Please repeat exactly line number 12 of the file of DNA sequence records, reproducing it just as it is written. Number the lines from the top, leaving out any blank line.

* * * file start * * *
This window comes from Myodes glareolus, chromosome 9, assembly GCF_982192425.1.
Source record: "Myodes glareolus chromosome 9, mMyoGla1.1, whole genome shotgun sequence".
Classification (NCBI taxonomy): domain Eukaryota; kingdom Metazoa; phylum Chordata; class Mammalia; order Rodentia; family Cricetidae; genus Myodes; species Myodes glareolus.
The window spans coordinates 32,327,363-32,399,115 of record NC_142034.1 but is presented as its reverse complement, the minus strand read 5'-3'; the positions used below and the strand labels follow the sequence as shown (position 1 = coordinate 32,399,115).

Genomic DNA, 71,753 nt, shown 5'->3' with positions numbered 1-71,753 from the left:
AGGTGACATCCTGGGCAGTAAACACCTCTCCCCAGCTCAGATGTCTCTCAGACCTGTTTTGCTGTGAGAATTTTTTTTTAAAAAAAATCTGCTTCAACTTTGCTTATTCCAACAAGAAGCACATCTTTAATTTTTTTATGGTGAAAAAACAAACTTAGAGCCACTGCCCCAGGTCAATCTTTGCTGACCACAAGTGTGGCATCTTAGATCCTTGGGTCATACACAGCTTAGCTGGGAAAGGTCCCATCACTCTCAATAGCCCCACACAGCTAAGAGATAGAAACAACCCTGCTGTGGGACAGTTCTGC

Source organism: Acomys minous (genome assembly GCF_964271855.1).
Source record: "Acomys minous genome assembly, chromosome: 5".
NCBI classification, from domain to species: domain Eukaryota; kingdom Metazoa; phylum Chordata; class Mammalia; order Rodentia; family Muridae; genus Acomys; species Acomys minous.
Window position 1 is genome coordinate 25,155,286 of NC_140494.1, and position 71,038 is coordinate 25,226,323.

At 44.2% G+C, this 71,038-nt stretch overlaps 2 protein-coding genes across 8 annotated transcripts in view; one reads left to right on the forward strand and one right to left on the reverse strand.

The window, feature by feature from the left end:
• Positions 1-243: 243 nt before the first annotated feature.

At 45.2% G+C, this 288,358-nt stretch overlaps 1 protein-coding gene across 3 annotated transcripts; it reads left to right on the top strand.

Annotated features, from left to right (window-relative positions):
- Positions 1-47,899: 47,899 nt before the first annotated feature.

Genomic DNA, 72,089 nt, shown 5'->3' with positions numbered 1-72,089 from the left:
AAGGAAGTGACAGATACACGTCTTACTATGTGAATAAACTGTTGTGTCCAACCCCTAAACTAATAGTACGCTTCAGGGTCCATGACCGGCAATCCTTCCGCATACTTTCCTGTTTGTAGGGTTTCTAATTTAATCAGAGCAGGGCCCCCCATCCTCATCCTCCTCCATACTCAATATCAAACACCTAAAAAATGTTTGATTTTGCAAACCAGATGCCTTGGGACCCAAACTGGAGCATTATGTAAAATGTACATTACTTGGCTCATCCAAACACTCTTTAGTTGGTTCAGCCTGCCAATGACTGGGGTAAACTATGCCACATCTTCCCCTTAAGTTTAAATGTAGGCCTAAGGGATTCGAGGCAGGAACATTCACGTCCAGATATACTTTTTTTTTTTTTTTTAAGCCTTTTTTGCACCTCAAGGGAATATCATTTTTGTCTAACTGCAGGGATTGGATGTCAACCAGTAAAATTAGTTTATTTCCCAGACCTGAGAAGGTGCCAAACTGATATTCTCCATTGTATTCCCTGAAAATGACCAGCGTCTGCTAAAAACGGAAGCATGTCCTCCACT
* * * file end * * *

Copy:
The window, feature by feature from the left end: